Abe and Obama reaffirm they will go ahead with the Henoko relocation

Abe and Obama reaffirm they will go ahead with the Henoko relocation

Prime Minister Shinzo Abe and U.S. President Barack Obama held a joint press conference on April 28 at the White House, Washington D.C. (Photograph provided by Kyodo news service.)

April 29, 2015 Sakae Toiyama of Ryukyu Shimpo reports from Washington D.C.

Prime Minister Shinzo Abe and President Barack Obama held a meeting on April 28 at the White House in Washington D.C. In the joint vision statement, the two leaders confirmed they would drive forward with the relocation of U.S. Marine Corp Air Station Futenma to Henoko, Nago. However, the statement does not include the wording that ‘U.S. military operations at the Futenma base will stop within five years’. The former Governor Hirokazu Nakaima approved the landfill application from the central government in 2013, on the basis of just such a verbal promise from the prime minister.

In a joint press conference after the meeting, Obama stated, “Our new guidelines complement our effort to realign U.S. forces across the region, including on Okinawa, in order to lessen the impact of our bases on local communities. And I reaffirmed our commitment to move forward with the relocation of Marines from Okinawa to Guam. ”

Abe said, “The dangers arising from the Futenma Air Station being surrounded by housing and schools should be eliminated by relocation to Henoko as soon as possible. We will move forward with mitigating the impact of the base in Okinawa, founded on a strong relationship of trust between Japan and the United States. ”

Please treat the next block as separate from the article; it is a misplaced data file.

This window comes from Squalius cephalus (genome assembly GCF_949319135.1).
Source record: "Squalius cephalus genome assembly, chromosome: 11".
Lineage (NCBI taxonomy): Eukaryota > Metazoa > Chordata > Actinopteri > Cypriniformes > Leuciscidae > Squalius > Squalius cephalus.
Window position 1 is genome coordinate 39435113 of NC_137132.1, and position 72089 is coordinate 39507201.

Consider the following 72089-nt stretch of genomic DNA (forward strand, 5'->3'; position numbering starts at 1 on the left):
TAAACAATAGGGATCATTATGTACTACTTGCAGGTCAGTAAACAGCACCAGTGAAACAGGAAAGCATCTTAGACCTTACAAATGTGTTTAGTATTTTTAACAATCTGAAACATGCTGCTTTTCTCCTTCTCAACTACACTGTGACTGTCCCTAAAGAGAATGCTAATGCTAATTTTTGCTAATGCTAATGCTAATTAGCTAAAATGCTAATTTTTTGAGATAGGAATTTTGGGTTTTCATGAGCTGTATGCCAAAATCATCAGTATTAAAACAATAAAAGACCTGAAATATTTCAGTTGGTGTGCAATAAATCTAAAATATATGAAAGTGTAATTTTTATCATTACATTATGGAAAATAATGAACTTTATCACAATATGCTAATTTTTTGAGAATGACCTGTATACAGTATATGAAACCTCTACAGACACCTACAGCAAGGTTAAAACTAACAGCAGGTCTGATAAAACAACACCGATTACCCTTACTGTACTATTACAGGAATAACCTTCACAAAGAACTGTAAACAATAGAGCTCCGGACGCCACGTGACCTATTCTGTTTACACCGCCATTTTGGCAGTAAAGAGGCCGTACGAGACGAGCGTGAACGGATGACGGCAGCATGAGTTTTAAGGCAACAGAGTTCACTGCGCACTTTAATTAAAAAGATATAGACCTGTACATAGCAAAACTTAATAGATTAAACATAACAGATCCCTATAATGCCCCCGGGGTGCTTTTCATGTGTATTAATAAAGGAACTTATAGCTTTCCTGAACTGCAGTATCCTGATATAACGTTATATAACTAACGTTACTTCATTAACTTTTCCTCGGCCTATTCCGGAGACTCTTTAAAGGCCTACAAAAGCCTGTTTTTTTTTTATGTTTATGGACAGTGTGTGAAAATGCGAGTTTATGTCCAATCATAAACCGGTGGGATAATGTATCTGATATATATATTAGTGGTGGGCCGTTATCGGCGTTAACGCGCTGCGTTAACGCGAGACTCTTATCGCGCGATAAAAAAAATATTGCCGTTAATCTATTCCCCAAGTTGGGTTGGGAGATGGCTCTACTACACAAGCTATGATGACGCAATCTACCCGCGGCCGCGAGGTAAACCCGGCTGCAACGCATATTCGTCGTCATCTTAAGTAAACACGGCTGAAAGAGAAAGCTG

The two leaders agreed to strengthen the Japan-U.S. relationship as a means towards building peace in the Asia-Pacific region and the world. The joint statement highlighted ‘a historic step forward in transforming the U.S.-Japan partnership’ in the year which marks 70 years since the end of World War II. It emphasizes cooperation in the fields of security and the economy.

At that meeting, they emphasized the strength of their alliance and confirmed they would further expand cooperation under new guidelines. Japan and the United States have revised the guidelines for the first time in 18 years, defining how defense would be shared between the Japanese Self-Defense Forces (JSDF) and the U.S. forces.

On the realignment of U.S. forces in Japan, Abe is believed to have asked for an acceleration of the implementation of the plan to return U.S. military facilities south of Kadena, and the plan to move U.S. Marines to Guam in an effort to reduce the burden on the Okinawan community. Abe’s intention is to use this argument to convince Governor Takeshi Onaga to accept the Henoko relocation.

The announced joint statement does not include any direct wording regarding the Henoko relocation, but it emphasizes that ‘the United States stands resolute and unwavering in all of its commitments under the U.S.-Japan Security Treaty, based upon a stable, long-term U.S. military presence in Japan. ‘

Ignoring the persistent opposition to the Henoko relocation, the two leaders showed their intentions to advance with the plan.

In the field of security, alluding to China’s rising military power, the two leaders agreed to recognize the importance of the rule of law in maintaining the international order of the seas. They voiced their opposition to any unilateral attempts to change the status quo. In the field of economics, they pledged to quickly conclude talks on the Trans-Pacific Partnership (TPP), which they said will contribute to the growth and prosperity of the Asia-Pacific region.

(English translation by T&CT)

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